After impregnation of the flexible sheet material, a number of pieces of appropriate size are cut from it and superimposed one upon another to form an assembly, which is then subjected to high pressure and elevated temperature. The temperature employed is (when a thermosetting resin is used) high enough to cure the resin fully or (when a thermoplastic resin is used) to soften it to such an extent that its particles fuse together. In either case, the particles of graphite and the heat-resistant web-forming fibres become securely embedded in the resin. Ordinarily, a temperature of at least 140.degree. C. will be used with either type of resin. The high pressure to which the assembly is subjected at elevated temperature will usually be at least 3MPa and is designed to ensure complete bonding of the superimposed sheets to one another and formation of a dense matrix of suitably high compressive strength (preferably at least 100MPa) and flexural modulus (preferably at least 5GPa).
The invention is further illustrated by the following Examples.EXAMPLE 1
This Example illustrates the preparation and use of flexible sheet material containing the following ingredients in the following proportions by weight
______________________________________ Parts by weight ______________________________________ Aramid fibre 65% Graphite (ground) 28% Cellulose pulp 5% Nitrile rubber latex solids 2% ______________________________________A. Preparation of Stock
i. Bleached softwood sulphate pulp (0.125 kg) in sheet form was made into an aqueous slurry of solids content 3% by weight, and treated in a disc refiner until its freeness value was 80.degree. Schopper Riegler (SR).
ii. Aramid fibre (1.62 kg) sold under the description `Kevlar dry pulp 6F218`was dispersed in water in a hydropulper for 20 minutes to form a slurry of solids content 2% by weight.
iii. 4.17 kg of pulp (i) and 81 kg of pulp (ii) were made up with water at a temperature of 40.degree.-45.degree. C. in a mixing chest to a total volume of 400 liters, and vigorously stirred.
iv. 0.7 kg of ground natural graphite (98% carbon; passing a sieve of aperture 33 .mu.m) were added to the mixing chest and the suspension was vigorously stirred for 5 minutes.
v. Stirring was continued for 5 minutes and then 0.05 kg of a commercially available aqueous acrylonitrile-butadiene copolymer latex (acrylonitrile content of polymer, 33%; 32% solids content) diluted with 2.5 liters of cold water, was added.
vi. Stirring was continued for a further 5 minutes.
vii. The pH of the stock in the mixer was then reduced to 4 by the addition of papermakers alum (aluminium sulphate). The supernatant liquid that remained when stirring was stopped was clear, indicating that the rubber particles of the latex had all been precipitated, carrying the graphite particles onto the cellulose and aramid fibres.B. Preparation of Paper
The stock (slurry) of A above was made into flexible sheet material in an entirely conventional way on a Fourdrinier flat wire paper machine, such as is described in chapters 10 and 11 of "Paper and Board Manufacture" by Julius Grant, James H. Young, and and Barry G. Watson (Publishers; Technical Division, the British Paper and Board Industry Federation, London 1978). The slurry is progressively dewatered as it travels on the water-permeable conveyor of the machine, and the dewatered material is consolidated by pressing between rollers, and then dried conventionally. The sheet material thus formed is wound on cylinders of diameter 100 mm.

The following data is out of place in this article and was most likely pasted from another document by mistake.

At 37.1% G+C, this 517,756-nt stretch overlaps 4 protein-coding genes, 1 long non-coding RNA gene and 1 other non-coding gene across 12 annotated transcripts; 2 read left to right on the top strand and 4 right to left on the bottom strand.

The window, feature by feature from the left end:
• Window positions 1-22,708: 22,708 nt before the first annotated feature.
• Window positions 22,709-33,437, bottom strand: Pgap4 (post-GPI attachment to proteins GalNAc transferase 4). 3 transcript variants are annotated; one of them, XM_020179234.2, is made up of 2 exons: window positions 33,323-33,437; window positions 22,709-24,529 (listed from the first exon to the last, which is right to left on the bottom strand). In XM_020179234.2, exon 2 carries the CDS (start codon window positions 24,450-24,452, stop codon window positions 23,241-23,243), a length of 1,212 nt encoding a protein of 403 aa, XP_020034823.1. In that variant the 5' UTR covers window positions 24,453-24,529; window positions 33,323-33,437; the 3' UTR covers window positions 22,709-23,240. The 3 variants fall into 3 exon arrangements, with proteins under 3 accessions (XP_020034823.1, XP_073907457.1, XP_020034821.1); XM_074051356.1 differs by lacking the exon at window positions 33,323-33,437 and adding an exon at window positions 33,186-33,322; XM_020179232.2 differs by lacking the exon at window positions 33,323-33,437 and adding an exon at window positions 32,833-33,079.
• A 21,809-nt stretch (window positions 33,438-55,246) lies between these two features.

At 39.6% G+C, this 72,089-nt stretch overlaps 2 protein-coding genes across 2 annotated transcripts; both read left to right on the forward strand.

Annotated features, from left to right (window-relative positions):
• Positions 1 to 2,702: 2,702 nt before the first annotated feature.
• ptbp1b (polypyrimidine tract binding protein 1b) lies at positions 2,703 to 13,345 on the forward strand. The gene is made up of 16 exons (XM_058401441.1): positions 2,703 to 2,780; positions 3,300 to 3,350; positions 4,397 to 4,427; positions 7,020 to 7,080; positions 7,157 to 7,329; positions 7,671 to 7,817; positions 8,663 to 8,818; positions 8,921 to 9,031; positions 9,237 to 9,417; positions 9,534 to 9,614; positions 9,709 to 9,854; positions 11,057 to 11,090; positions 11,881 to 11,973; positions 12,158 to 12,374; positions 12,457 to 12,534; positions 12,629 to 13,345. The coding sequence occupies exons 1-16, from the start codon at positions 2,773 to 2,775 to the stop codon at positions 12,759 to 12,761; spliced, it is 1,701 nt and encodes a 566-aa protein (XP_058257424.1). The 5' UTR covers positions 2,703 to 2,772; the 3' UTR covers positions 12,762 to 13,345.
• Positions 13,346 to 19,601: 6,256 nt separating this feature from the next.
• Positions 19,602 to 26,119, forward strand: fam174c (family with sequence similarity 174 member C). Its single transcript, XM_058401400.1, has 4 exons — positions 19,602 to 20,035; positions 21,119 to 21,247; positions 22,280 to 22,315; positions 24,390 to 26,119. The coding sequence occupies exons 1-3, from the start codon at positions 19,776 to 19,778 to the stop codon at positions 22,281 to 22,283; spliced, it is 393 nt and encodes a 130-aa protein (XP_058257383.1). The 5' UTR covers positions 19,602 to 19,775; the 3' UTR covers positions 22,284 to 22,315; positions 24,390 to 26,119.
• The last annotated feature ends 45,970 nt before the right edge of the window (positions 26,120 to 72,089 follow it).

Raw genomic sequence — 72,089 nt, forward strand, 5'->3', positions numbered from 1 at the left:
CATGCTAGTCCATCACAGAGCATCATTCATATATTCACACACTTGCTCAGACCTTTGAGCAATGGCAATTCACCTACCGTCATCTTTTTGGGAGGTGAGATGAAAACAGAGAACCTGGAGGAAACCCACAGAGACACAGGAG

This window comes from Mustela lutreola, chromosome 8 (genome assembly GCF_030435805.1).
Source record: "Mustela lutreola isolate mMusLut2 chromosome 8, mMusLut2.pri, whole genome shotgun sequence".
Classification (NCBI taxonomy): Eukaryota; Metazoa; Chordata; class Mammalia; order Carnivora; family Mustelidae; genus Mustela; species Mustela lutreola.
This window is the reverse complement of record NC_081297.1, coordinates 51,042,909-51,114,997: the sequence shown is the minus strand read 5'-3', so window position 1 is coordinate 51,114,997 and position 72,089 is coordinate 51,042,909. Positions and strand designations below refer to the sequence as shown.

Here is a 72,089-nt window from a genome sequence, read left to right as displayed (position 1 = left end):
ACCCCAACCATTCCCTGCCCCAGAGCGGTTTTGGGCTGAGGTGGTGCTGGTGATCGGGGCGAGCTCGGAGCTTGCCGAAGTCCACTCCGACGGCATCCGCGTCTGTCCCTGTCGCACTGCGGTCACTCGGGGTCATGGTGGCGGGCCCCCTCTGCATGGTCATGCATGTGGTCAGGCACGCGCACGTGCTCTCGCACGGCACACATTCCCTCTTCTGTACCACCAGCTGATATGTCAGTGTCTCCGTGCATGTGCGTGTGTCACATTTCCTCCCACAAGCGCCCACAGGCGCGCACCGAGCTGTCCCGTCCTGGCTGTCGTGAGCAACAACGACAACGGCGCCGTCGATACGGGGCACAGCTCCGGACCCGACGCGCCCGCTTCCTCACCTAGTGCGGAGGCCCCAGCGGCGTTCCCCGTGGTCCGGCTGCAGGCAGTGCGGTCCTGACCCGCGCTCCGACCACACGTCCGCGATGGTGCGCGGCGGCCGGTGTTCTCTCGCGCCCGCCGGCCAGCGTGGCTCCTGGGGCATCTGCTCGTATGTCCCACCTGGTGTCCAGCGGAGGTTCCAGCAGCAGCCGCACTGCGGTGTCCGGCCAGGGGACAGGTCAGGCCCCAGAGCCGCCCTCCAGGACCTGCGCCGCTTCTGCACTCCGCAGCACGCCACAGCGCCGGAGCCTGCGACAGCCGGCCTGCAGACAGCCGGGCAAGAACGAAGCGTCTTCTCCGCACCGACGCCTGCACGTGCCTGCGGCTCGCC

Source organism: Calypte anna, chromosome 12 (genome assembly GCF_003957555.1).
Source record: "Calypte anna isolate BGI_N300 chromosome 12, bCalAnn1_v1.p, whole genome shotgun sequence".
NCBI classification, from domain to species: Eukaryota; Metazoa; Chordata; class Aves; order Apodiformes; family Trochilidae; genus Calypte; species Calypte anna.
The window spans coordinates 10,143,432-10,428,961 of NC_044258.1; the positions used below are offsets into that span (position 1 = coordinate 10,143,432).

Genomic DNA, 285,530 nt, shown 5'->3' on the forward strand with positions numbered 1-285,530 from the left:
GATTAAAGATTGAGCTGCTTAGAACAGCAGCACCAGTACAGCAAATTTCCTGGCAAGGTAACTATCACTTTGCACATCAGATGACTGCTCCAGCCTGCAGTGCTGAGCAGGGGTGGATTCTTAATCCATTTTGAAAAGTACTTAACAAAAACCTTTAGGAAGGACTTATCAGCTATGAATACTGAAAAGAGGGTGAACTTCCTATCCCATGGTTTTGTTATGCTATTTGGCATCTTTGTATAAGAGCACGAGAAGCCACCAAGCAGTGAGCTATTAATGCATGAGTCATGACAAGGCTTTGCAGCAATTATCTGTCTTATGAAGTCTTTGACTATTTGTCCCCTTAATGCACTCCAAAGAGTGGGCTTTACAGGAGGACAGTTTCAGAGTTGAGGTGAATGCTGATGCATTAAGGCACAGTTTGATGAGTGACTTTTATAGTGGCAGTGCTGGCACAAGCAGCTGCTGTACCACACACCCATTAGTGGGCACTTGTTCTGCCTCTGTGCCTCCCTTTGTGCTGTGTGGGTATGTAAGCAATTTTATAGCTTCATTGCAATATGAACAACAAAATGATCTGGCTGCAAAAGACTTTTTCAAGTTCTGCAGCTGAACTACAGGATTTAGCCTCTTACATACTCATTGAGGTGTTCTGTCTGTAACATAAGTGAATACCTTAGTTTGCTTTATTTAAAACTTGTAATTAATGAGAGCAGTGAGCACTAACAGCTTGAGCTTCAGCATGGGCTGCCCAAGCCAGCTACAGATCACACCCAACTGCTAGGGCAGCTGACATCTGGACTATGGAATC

The properties of the flexible sheet material obtained from the slurry of A are set out below:
______________________________________ Thickness (mm) 0.875 Mass/unit area (g/m.sup.2) 465 Density (kg/m.sup.3) 531 Tensile Strength (MPa) (a) MD (in machine direction) 1.92 Mpa (b) CD-(across machine) 1.70 MPa ______________________________________C. Conversion of Flexible Sheet Material to Moulded Wear-Resistant Article
The material of B was impregnated with the epoxy-modified phenol-aralkyl resin solution sold under the name Xylok 238 by dipping it into the solution. Excess resin solution was squeezed from the impregnated sheet by passing it between rollers, and the sheet was then heated at 155.degree. C. for 10 minutes to remove solvent present in the retained resin solution and to part-cure the resin. From the material thus obtained, 20 pieces measuring 250.times.250 mm were cut. The pieces were superimposed one upon another, and the assembly of pieces was press-cured at 190.degree. C. for 60 minutes under a pressure of 7.6MPa to give a laminate 7.5 mm thick containing 40% by weight of resin solids. The laminate was then post-cured to 175.degree. C. over a conventional 48-hour cycle. Its properties are compared below with those of a commercially available laminate based on asbestos fabric and cresol-formaldehyde resin, such as is commonly used for manufacturing pump rotor blades.
______________________________________ Product This Asbestos Example Product ______________________________________ Tensile Strength MPa 87 48 Tensile modulus GPa 11 9.7 Flexural strength MPa 105 86 Flexural modulus GPa 9.7 10.3 Compressive strength MPa 229 241 Izod impact strength J/m 85 45 ______________________________________
On continuous aging in air at 220.degree. C. the laminate of the example declined in flexural strength to 80MPa after about 400 hours. Thereafter, for at least a further 900 hours the flexural strength remained constant.
By contrast the flexural strength of the asbestos-based product declined to 80MPa after only 250 hours at 220.degree. C. and continued to lose strength after that.